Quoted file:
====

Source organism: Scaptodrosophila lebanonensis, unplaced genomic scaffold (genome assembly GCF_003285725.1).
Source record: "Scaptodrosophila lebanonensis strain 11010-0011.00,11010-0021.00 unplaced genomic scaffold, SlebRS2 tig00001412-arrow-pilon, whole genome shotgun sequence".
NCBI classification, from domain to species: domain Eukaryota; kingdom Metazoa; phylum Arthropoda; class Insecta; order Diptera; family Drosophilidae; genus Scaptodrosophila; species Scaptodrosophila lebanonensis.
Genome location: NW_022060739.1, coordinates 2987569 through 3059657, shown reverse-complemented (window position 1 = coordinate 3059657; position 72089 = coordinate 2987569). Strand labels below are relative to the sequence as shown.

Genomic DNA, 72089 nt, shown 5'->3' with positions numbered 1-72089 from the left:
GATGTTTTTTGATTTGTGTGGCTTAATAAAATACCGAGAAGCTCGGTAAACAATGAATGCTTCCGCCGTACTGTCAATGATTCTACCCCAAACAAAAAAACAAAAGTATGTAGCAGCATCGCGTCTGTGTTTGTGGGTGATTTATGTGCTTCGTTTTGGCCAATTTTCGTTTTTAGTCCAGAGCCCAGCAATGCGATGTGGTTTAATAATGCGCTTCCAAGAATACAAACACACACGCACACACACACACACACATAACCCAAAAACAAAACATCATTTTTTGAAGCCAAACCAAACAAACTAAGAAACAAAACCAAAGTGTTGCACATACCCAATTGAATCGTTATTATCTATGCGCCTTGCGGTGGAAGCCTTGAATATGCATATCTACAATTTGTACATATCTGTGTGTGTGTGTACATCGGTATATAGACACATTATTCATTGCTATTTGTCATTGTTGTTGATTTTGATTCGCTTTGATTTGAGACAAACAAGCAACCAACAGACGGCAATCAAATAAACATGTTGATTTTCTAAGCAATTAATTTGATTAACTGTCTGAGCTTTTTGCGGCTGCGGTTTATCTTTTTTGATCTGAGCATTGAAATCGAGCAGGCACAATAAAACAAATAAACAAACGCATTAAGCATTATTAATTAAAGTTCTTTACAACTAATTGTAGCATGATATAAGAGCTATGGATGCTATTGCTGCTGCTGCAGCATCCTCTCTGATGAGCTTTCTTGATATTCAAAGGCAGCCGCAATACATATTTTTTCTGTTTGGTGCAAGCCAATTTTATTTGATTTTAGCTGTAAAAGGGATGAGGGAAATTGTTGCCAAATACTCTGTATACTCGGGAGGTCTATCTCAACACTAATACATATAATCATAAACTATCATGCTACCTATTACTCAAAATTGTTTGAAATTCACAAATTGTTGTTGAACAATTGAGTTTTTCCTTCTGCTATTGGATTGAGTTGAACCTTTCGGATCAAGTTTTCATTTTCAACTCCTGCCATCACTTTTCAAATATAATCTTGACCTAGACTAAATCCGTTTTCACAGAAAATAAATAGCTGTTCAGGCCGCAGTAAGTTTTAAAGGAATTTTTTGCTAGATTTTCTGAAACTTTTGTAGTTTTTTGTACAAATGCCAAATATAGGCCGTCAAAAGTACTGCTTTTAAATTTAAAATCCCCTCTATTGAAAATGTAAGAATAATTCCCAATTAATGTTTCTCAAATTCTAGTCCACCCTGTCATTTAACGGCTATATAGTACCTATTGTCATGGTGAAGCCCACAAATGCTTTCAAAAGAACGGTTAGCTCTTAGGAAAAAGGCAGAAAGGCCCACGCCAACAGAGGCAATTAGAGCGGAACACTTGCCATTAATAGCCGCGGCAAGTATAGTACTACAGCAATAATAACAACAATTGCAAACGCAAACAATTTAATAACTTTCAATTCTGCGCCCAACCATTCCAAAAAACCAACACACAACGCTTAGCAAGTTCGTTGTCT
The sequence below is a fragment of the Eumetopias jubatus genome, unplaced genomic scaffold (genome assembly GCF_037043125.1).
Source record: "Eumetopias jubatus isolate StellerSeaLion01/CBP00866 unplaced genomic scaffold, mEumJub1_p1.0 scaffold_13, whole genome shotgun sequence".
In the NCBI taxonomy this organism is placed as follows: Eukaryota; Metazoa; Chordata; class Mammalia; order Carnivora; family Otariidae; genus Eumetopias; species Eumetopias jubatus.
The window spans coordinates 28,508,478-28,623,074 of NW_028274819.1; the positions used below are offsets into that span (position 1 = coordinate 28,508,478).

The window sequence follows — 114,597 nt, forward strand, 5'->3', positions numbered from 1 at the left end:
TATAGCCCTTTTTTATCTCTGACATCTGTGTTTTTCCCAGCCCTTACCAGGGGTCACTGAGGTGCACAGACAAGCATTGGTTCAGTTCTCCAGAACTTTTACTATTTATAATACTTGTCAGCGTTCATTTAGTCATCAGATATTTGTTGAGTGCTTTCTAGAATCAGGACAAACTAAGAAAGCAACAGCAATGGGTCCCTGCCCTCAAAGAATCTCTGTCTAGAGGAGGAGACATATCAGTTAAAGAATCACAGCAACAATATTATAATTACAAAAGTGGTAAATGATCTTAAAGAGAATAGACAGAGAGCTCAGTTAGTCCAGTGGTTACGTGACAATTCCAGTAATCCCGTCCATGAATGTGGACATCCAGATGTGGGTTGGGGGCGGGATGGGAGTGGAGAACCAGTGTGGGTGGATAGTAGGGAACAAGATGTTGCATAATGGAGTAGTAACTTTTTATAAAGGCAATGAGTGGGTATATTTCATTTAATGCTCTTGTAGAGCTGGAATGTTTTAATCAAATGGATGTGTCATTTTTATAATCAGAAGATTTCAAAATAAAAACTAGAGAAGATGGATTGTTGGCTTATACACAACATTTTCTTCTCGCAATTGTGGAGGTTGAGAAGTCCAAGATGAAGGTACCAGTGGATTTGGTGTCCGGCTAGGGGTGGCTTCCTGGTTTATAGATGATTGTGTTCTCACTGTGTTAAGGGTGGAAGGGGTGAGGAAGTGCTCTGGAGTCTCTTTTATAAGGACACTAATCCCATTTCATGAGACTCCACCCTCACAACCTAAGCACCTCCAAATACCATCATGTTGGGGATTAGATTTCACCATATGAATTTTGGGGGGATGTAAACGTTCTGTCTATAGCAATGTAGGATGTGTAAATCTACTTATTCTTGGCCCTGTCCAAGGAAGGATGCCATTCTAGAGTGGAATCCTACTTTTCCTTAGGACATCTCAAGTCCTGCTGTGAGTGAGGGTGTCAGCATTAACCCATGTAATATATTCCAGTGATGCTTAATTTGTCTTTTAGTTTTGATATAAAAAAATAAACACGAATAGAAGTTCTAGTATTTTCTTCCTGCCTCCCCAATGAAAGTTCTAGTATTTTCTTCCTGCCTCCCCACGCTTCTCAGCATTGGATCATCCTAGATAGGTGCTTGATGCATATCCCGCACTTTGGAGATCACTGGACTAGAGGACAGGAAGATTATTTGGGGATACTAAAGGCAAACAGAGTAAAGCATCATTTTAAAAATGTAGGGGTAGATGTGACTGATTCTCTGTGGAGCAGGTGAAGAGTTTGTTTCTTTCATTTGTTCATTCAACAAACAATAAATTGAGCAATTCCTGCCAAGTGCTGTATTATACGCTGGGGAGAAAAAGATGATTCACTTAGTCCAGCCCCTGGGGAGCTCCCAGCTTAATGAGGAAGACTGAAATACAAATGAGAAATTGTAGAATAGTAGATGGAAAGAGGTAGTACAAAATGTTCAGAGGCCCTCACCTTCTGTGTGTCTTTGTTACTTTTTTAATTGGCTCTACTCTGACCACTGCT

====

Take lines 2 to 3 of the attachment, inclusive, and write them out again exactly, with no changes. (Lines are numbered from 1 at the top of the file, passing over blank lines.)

Source record: "Scaptodrosophila lebanonensis strain 11010-0011.00,11010-0021.00 unplaced genomic scaffold, SlebRS2 tig00001412-arrow-pilon, whole genome shotgun sequence".
NCBI classification, from domain to species: domain Eukaryota; kingdom Metazoa; phylum Arthropoda; class Insecta; order Diptera; family Drosophilidae; genus Scaptodrosophila; species Scaptodrosophila lebanonensis.